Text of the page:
UN human rights chief urges Afghanistan to reconsider recent appointments to its rights body

30 Jun 2013

UN human rights chief urges Afghanistan to reconsider recent appointments to its rights body

GENEVA - The United Nations human rights chief has warned that recent appointments to Afghanistan's top human rights body compromise its independence and effectiveness and undermine its high standing with the public and international partners, and has called on the Afghan Government to review the appointments.

“I am alarmed by statements of civil society leaders about the recent appointments,” said the UN High Commissioner for Human Rights, Navi Pillay, in a news release, issued on Friday. “All Afghan people and civil society must have full confidence in the AIHRC [Afghanistan Independent Human Rights Commission] if it is to function effectively.”

On 16 June, after more than 18 months’ delay, according to the news release from the Office of the UN High Commissioner for Human Rights (OHCHR), Afghan President Hamid Karzai appointed five new commissioners to the AIHRC and retained four other serving commissioners, including its chairperson, Sima Samar.

Two days after the appointments, an OHCHR spokesperson flagged that the UN human rights office was “deeply concerned” over the appointments, stressing that selection processes must follow agreed international standards.

Ms. Pillay has asked her office to carefully review the appointment process to assess whether it complies with the Paris Principles, the international standard governing national human rights institutions of this kind, and the AIHRC’s own statutes.

“National human rights institutions are of crucial importance in monitoring and protecting human rights. Since 2002, the AIHRC, has played an absolutely critical, frontline role in defending human rights in Afghanistan,” the High Commissioner noted in the news release.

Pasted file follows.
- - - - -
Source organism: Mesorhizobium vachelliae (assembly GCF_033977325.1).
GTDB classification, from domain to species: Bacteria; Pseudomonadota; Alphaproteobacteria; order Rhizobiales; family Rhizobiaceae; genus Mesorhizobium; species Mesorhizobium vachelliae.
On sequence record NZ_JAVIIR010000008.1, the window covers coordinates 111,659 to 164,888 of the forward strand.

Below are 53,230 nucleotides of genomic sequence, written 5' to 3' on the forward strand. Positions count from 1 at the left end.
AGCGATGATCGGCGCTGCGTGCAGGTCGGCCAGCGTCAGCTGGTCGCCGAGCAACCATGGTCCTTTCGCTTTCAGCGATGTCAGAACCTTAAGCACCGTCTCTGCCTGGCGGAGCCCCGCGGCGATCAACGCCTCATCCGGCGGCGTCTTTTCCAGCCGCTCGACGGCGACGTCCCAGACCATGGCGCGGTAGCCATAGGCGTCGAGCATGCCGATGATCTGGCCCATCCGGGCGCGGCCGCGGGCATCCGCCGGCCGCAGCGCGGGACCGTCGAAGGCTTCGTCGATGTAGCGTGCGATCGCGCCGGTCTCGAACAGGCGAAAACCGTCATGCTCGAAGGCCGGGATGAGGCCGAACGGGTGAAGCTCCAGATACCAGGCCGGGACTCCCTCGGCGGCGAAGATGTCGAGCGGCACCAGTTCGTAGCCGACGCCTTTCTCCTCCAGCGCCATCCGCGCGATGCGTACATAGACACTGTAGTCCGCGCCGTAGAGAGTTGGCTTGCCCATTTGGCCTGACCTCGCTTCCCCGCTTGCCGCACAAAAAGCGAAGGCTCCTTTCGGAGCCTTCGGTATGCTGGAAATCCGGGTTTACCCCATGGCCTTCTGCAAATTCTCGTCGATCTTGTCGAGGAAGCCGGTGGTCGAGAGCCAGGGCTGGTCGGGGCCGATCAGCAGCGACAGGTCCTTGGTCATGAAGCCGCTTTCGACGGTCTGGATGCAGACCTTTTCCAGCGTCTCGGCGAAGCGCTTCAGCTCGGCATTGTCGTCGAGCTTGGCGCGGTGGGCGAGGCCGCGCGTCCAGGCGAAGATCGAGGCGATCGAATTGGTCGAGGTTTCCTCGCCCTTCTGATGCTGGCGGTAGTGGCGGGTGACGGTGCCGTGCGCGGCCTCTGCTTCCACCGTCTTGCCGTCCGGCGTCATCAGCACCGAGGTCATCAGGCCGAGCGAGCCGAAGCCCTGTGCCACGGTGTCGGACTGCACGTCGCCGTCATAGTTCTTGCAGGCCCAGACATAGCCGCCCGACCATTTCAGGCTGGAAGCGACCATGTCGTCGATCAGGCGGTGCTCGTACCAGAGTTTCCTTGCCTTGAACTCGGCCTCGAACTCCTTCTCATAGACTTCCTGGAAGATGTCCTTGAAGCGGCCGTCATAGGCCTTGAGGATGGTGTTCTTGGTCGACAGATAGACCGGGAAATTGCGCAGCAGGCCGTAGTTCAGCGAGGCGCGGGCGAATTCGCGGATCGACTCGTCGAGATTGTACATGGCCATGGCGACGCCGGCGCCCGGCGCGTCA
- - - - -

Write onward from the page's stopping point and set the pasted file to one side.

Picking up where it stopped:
With the accelerating transition in Afghanistan, Ms. Pillay continued, this vital national institution will assume an even greater importance. “Now is not the time to weaken or undermine it, but to strengthen it and ensure its members are of the highest integrity and are committed to human rights,” she said.

The AIHRC, a permanent national body established under the Afghan Constitution, requires that its commissioners have a good reputation, demonstrate independence, enjoy popular trust and have a commitment to human rights. Commissioners should also not belong to any political party during their term of office.

The Paris Principles require that commissioners of national human rights institutions are widely recognized as independent, expert in human rights and ensure the pluralist representation of civil society and are chosen in a participatory, transparent and consultative selection process with the extensive involvement of civil society.

“Serious concerns have been raised whether the new commissioners meet these important eligibility standards,” Ms. Pillay said, urging the Government of Afghanistan “to reconsider the recent appointments and re-open the selection process” in line with the requirements of the AIHRC law and the Paris Principles.

Ms. Pillay observed that the AIHRC's compliance with the Paris Principles would be examined by the International Coordinating Committee of National Human Rights Institutions in November this year, as part of a regular five-year re-accreditation review.

“A change in AIHRC’s current ‘A’ accreditation would have serious consequences for continued international donor support for both the AIHRC, and for the Government,” the OHCHR news release stated.

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- UN rights body ‘deeply concerned’ over appointment of new Afghan human rights commissioners